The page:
Year-end giving amounts to an estimated 40-70 percent of many nonprofits’ annual budgets. The most charitable season of the year is a prime opportunity to secure new supporters and to lift the giving levels of current donors. In this blog series, we will review the steps to devising a strong campaign—including how to use data analytics to target your messaging, the importance of a compelling story, how to distribute your story through multiple channels, and when to follow up with donors. Click here to read the entire series of posts.
2. EVALUATE YOUR DATA
The strongest fundraising campaigns are based on extensive donor analytics. Knowing who your donors are, their propensity and capacity to give, and their specific interests will inform the strategic decisions of your campaign.
Segment Your Donor Groups
The more specific you can be in your asks, the better your results will be. To do that, you’ll need to segment your donor groups. Start by looking at data from the past year. Who is new to the house file? Who’s giving at which levels? Who gave multiple times last year? Did those donors give to a specific program or area of service?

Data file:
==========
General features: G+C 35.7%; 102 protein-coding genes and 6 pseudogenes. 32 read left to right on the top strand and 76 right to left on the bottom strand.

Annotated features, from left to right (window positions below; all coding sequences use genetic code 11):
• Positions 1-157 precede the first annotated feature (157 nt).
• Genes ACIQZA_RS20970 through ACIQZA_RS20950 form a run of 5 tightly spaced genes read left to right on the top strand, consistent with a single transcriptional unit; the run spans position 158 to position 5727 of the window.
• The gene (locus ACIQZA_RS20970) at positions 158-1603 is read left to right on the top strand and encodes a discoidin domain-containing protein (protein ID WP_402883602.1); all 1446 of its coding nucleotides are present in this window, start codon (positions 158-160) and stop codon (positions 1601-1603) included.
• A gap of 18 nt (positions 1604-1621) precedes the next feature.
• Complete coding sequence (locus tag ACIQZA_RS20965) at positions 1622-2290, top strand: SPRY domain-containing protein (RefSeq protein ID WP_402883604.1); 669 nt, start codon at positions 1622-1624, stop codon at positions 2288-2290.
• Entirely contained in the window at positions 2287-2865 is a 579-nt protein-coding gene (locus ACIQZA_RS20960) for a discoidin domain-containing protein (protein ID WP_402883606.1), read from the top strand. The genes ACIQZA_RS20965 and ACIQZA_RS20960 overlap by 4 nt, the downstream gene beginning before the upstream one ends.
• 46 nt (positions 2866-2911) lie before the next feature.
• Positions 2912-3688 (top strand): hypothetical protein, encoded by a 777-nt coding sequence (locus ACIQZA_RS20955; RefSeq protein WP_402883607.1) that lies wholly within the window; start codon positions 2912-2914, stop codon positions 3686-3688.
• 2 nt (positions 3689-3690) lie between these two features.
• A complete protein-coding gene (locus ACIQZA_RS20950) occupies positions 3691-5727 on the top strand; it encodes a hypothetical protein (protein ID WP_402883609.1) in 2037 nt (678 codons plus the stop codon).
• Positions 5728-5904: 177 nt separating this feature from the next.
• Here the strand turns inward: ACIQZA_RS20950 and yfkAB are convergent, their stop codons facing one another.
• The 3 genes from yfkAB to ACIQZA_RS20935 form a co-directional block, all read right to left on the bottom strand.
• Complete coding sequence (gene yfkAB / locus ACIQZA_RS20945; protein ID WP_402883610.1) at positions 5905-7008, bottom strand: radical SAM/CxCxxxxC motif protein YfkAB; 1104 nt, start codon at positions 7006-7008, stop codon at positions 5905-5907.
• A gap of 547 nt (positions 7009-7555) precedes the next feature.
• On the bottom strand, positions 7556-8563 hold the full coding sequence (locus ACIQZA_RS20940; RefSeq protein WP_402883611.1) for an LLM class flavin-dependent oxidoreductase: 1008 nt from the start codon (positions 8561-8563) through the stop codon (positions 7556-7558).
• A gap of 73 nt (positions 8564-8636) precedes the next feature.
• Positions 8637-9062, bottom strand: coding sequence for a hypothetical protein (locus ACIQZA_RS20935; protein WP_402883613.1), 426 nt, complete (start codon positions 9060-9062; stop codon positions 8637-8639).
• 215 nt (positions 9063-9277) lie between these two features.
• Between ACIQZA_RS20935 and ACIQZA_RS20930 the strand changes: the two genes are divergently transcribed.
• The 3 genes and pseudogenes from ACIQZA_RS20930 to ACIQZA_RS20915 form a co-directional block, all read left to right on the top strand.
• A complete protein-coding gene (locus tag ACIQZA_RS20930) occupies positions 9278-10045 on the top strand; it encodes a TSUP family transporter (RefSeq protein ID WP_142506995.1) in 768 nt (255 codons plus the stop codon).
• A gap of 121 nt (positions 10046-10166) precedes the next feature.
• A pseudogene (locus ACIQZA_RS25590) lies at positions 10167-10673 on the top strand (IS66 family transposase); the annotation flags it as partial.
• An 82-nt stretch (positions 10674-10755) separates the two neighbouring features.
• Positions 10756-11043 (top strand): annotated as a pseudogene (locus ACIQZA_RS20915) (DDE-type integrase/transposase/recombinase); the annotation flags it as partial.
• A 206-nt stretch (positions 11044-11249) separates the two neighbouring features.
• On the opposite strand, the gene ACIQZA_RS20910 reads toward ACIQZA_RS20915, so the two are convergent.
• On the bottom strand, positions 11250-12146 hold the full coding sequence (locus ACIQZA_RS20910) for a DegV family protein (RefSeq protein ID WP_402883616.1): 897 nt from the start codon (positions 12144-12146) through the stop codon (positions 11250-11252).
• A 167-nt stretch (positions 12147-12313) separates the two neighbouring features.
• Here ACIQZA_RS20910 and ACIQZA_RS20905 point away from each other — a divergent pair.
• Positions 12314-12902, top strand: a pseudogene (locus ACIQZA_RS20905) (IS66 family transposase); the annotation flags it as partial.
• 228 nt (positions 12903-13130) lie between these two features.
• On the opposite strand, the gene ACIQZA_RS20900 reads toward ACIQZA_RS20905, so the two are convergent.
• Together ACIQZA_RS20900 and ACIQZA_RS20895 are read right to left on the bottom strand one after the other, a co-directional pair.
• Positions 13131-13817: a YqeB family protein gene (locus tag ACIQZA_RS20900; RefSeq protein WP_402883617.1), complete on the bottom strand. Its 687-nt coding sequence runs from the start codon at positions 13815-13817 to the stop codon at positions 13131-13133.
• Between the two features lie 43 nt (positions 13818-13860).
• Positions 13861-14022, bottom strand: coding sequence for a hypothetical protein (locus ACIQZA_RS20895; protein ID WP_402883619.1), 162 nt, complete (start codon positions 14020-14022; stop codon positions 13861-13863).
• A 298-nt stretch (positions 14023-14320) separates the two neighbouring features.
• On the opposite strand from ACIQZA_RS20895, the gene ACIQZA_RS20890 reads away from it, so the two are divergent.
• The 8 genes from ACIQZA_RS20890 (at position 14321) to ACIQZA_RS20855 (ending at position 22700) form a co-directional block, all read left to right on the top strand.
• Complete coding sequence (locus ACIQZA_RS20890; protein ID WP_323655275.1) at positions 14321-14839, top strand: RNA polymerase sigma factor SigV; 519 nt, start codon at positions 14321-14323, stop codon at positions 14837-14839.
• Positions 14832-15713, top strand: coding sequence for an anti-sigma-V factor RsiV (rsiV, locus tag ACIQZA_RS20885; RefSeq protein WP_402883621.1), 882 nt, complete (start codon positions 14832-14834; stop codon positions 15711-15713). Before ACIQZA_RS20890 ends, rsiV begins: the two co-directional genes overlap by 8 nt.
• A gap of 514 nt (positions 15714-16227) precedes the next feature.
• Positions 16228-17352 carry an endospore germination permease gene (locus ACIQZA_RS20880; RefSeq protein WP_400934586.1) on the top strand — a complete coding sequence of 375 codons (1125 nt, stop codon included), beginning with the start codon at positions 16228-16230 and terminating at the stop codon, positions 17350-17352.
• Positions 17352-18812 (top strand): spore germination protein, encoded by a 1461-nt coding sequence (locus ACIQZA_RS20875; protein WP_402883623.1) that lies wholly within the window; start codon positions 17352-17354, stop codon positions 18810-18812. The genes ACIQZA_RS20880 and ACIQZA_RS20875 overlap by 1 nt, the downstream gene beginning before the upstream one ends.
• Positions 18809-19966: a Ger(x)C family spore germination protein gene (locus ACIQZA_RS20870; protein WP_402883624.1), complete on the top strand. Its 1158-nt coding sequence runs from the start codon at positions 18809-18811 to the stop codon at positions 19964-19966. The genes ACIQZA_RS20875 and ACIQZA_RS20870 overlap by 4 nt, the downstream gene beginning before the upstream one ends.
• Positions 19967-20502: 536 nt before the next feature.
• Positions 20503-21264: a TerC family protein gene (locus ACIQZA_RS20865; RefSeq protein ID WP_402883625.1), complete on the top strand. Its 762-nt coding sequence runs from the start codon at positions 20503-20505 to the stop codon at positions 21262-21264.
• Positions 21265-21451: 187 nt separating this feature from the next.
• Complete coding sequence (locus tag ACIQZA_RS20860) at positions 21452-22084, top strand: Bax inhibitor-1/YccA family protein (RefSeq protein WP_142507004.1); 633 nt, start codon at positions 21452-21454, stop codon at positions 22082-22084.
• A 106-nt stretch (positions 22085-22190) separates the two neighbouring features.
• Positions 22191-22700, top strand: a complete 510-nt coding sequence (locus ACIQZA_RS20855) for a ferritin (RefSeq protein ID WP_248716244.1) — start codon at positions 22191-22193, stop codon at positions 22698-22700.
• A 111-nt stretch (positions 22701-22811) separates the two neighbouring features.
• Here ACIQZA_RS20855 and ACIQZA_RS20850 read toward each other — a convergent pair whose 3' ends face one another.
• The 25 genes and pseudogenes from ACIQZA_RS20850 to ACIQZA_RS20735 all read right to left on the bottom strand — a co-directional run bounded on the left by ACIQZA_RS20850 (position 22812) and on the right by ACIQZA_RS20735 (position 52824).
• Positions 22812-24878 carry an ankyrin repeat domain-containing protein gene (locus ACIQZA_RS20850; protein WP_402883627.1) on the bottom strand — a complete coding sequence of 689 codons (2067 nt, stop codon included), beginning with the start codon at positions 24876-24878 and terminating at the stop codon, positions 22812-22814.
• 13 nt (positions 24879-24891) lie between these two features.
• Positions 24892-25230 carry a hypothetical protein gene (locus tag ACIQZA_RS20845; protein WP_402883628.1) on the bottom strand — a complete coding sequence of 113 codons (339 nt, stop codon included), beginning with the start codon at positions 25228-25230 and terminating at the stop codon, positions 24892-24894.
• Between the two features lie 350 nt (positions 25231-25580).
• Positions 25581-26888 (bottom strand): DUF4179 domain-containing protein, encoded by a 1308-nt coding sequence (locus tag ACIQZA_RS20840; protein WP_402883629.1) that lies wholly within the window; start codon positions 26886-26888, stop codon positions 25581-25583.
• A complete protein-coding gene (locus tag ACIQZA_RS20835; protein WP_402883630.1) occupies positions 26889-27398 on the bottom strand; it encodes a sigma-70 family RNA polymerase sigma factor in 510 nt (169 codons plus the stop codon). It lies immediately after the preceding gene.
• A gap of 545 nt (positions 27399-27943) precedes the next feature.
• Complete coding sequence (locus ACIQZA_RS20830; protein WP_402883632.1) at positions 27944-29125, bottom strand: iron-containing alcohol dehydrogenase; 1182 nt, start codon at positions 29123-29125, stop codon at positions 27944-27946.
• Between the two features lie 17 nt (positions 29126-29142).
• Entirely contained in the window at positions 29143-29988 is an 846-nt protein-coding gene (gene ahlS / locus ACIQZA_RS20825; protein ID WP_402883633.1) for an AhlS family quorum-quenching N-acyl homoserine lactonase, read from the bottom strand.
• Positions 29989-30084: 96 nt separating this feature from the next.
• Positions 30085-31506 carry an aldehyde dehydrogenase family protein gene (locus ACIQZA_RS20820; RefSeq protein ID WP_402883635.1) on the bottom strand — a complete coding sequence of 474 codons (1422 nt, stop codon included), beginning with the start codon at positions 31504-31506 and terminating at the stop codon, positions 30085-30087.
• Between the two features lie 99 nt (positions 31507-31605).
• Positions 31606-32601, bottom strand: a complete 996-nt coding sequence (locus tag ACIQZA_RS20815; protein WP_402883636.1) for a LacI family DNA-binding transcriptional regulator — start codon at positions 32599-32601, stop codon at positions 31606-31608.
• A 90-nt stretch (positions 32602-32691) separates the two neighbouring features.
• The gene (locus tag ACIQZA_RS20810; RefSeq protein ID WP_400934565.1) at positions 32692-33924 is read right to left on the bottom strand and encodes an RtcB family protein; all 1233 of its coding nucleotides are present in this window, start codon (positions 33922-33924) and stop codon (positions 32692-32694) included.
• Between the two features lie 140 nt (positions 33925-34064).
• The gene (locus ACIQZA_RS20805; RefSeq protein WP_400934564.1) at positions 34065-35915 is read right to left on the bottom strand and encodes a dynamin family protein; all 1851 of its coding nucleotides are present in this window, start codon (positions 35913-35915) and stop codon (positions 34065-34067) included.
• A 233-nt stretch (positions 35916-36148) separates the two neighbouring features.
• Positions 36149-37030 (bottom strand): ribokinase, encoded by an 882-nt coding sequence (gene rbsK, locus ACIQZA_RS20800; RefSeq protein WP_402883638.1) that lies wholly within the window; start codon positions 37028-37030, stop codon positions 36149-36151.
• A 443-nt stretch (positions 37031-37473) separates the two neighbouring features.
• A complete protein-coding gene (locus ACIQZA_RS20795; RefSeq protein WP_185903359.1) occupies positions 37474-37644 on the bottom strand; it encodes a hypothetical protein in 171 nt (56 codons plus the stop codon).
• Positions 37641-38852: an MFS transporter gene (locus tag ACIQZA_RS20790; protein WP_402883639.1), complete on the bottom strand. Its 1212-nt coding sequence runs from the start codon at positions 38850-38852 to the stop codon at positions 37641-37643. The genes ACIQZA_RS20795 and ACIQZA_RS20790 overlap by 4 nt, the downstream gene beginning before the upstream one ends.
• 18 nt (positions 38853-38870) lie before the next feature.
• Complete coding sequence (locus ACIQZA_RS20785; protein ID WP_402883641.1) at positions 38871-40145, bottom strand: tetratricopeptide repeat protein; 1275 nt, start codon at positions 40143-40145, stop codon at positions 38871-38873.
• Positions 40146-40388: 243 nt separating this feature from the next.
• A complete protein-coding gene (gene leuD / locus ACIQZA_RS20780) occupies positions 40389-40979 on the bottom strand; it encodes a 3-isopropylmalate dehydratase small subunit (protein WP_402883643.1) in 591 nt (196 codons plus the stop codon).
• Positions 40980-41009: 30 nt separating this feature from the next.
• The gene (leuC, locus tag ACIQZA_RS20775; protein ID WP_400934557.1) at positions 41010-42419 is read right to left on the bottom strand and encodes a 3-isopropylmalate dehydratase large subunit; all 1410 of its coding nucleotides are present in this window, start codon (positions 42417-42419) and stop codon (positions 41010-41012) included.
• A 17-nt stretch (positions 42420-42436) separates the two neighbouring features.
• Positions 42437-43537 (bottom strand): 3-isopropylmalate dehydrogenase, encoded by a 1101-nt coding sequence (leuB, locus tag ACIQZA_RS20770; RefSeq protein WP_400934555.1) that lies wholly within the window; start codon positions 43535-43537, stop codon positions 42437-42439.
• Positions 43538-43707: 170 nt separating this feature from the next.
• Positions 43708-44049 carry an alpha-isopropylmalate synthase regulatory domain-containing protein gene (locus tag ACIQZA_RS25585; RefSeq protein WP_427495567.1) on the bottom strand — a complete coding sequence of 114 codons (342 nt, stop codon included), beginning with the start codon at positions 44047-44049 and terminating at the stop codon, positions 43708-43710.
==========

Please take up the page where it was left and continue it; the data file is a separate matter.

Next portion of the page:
Ideally, you have a solid database that tracks this kind of donor behavior and staff members who know how to read those behavioral indicators. You can then take that data and craft targeted messaging based on donor personas. Make use of communications technology to create conditional content that sends specially crafted messaging according to past behavior and donor interests.
- Before sending out year-end communications, clean up your contact list of any duplicates or bad addresses.
- Segment the donor file based on past giving, wealth overlays, and behavioral indicators.
- Identify each group’s targeted messaging.
- Compile metrics to test campaign results so that you can improve on your efforts each year.
This is an excerpt from The Top 10 Things You Should Know, a whitepaper by Rebecca Gregory, Senior Vice President of Marketing and Strategy, and Jarred Schremmer, Account Executive. Click here to download the complete whitepaper. For other Pursuant whitepapers and on-demand webinars, visit our Resources page.